Imagine that you are an adolescent who feels unsafe everywhere you turn — at home, at school, and in your community. This is the situation for many transgender youth who are at higher risks for homelessness, abuse, sexually transmitted diseases, and suicide than other gender nonconforming young people.


What are the physical and mental health risks that transgender youth confront and how “big” of an issue is this?

Promoting Good Health Through Physical Activity in Rochester

By Milena Nunez Garcia, SNAP-Ed Educator

Good things are happening at the Oak Terrace Estates and Parkside mobile home communities in Rochester, MN.

Back in 2015, I started a community exercise program that brought together community leaders, as well as community agencies and businesses to offer residents the opportunity to be more physically active with others in their neighborhood. University of Minnesota Extension, Olmsted County Public Health Services (working through the Statewide Health Improvement Program), the RNeighbors Neighborhood Resource Center, and Riverstone Communities are some of the organizations that collaborated in this effort. We, the partners, included residents in the planning and implementation of this project. They assisted in the promotion and recruitment process, determined the class schedule, arranged child care, and kept the shared community room clean.

New Employee: Grant Accountant

By Madonna Monette, Finance Director

Please join me in welcoming Irina Cherevatsky, our newest grant accountant. Irina comes to Extension with 13 years of experience at the University of Minnesota. She was most recently with the College of Food, Agricultural and Natural Resource Sciences as a finance professional in the college’s financial cluster team serving three departments.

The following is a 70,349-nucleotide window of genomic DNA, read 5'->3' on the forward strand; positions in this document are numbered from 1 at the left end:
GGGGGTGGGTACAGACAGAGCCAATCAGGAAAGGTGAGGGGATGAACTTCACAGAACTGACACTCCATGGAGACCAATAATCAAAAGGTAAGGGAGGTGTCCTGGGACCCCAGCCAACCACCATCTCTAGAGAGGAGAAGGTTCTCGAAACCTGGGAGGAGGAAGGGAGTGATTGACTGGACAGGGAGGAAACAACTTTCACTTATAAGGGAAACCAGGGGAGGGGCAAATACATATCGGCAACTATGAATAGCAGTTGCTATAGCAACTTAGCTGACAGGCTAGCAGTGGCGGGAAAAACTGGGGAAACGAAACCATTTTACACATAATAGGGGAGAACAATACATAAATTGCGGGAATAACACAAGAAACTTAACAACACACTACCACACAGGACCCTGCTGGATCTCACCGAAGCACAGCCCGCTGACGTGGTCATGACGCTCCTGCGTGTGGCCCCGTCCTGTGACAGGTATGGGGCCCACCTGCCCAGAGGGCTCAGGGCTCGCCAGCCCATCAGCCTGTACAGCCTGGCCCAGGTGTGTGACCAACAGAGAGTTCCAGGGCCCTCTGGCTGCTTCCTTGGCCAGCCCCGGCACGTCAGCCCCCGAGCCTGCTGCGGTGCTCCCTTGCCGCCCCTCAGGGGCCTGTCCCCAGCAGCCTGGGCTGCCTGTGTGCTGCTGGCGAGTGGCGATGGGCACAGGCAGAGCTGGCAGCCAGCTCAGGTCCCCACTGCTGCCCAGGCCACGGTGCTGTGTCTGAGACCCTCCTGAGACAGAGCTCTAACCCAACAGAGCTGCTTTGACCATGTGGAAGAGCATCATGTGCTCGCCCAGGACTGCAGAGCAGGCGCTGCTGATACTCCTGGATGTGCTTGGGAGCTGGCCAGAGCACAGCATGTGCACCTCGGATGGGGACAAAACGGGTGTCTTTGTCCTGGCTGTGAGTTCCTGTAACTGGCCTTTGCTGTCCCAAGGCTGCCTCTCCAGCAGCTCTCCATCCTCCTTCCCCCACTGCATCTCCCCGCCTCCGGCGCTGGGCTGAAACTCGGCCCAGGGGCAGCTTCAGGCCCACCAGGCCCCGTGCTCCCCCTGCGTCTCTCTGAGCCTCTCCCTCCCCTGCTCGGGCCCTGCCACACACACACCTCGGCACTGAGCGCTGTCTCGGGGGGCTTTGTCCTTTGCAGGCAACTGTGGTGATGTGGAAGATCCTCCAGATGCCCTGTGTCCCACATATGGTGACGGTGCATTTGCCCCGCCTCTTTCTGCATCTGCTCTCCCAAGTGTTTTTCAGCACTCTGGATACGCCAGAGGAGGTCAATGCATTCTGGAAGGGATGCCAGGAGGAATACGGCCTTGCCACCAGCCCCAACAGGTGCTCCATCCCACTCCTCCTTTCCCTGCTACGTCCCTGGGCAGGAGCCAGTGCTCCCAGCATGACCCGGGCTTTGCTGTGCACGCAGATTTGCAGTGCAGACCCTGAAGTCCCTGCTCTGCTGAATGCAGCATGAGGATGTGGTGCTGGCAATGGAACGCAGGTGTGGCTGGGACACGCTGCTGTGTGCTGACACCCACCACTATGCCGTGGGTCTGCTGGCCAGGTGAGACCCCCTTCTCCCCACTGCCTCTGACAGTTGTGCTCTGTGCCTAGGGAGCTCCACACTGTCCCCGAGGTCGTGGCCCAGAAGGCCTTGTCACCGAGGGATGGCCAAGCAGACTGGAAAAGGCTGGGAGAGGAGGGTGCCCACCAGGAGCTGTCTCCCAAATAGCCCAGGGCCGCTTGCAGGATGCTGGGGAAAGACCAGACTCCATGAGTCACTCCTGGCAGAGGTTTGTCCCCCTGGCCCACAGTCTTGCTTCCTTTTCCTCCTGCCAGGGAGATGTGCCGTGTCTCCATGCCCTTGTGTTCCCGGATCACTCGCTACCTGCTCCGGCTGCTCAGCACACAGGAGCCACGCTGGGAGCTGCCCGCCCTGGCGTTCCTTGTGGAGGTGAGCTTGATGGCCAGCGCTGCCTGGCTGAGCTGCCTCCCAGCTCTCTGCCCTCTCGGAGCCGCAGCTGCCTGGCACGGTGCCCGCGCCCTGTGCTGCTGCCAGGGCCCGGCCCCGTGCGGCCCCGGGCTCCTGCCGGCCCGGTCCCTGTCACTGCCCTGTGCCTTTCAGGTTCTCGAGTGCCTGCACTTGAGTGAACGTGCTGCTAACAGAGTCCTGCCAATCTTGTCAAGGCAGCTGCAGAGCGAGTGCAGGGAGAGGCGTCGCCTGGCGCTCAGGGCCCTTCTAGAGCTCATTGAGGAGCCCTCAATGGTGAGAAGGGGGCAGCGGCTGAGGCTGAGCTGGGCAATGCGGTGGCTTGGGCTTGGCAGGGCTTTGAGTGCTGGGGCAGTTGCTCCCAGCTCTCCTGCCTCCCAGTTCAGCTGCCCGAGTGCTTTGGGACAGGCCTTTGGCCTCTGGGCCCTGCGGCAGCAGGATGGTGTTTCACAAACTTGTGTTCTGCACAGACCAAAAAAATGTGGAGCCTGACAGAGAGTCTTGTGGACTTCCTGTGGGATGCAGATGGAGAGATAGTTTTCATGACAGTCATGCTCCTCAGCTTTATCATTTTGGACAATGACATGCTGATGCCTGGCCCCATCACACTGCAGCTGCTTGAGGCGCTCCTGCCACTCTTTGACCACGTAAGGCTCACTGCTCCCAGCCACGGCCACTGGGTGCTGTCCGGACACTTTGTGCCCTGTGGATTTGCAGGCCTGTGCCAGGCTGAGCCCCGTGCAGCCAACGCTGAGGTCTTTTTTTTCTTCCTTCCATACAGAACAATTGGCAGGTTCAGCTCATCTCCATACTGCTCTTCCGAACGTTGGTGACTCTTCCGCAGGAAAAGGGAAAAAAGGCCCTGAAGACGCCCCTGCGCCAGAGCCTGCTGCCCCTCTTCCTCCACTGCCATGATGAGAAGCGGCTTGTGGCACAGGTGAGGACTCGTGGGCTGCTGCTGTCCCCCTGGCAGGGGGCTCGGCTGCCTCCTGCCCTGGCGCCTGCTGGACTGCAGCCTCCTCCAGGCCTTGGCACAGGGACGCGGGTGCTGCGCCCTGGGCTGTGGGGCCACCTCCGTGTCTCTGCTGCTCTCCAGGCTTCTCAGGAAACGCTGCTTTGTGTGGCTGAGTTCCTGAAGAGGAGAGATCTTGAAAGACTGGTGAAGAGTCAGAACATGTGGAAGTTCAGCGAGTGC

Irina is a certified approver and will have the portfolio of serving Extension's Supplemental Nutrition Assistance Program Education (SNAP-Ed), the Regional Sustainable Development Partnerships, and various Extension administration grants. Irina started her position with Extension on October 10 and her primary office is in 415 Coffey Hall.

Making Mistakes (or Pastries) in Times of Scarcity

By Trina Adler, Program Leader — Health and Nutrition

June Cleaver I am not.

I love to cook and bake, but I rarely have time to do so. I often leave the house for work at 5 a.m. and don’t return until 6 p.m., and can only manage about 2 hours of productive time to put some supper on the table, help with homework, debrief with my kids about their days, and throw a load of laundry in before collapsing in my bed.

When my son asked me recently to make kolache for his class report on the Czech Republic (hoping to earn some extra credit by bringing in this Central European sweet bread), I weighed the scarcity of my time and need for sleep against his pleading eyes. And I stayed up to make the pastries.